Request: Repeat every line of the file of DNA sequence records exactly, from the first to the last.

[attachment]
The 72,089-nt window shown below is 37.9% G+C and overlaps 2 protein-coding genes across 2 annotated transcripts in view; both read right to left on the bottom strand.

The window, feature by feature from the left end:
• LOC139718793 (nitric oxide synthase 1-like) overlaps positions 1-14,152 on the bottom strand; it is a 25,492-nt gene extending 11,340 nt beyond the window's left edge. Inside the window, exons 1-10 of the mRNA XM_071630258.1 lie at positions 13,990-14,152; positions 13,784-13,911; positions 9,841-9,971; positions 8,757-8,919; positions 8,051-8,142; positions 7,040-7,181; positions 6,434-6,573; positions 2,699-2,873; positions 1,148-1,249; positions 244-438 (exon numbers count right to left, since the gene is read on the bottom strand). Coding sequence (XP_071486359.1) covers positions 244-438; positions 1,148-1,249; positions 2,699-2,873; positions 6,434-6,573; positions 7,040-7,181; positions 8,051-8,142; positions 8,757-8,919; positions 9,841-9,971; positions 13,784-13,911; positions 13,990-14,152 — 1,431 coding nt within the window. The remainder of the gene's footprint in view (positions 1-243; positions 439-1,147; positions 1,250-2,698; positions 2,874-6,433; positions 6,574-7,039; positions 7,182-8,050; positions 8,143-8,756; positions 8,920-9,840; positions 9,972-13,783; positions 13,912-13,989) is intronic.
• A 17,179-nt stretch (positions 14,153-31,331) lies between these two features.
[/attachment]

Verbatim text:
The 72,089-nt window shown below is 37.9% G+C and overlaps 2 protein-coding genes across 2 annotated transcripts in view; both read right to left on the bottom strand.

The window, feature by feature from the left end:
• LOC139718793 (nitric oxide synthase 1-like) overlaps positions 1-14,152 on the bottom strand; it is a 25,492-nt gene extending 11,340 nt beyond the window's left edge. Inside the window, exons 1-10 of the mRNA XM_071630258.1 lie at positions 13,990-14,152; positions 13,784-13,911; positions 9,841-9,971; positions 8,757-8,919; positions 8,051-8,142; positions 7,040-7,181; positions 6,434-6,573; positions 2,699-2,873; positions 1,148-1,249; positions 244-438 (exon numbers count right to left, since the gene is read on the bottom strand). Coding sequence (XP_071486359.1) covers positions 244-438; positions 1,148-1,249; positions 2,699-2,873; positions 6,434-6,573; positions 7,040-7,181; positions 8,051-8,142; positions 8,757-8,919; positions 9,841-9,971; positions 13,784-13,911; positions 13,990-14,152 — 1,431 coding nt within the window. The remainder of the gene's footprint in view (positions 1-243; positions 439-1,147; positions 1,250-2,698; positions 2,874-6,433; positions 6,574-7,039; positions 7,182-8,050; positions 8,143-8,756; positions 8,920-9,840; positions 9,972-13,783; positions 13,912-13,989) is intronic.
• A 17,179-nt stretch (positions 14,153-31,331) lies between these two features.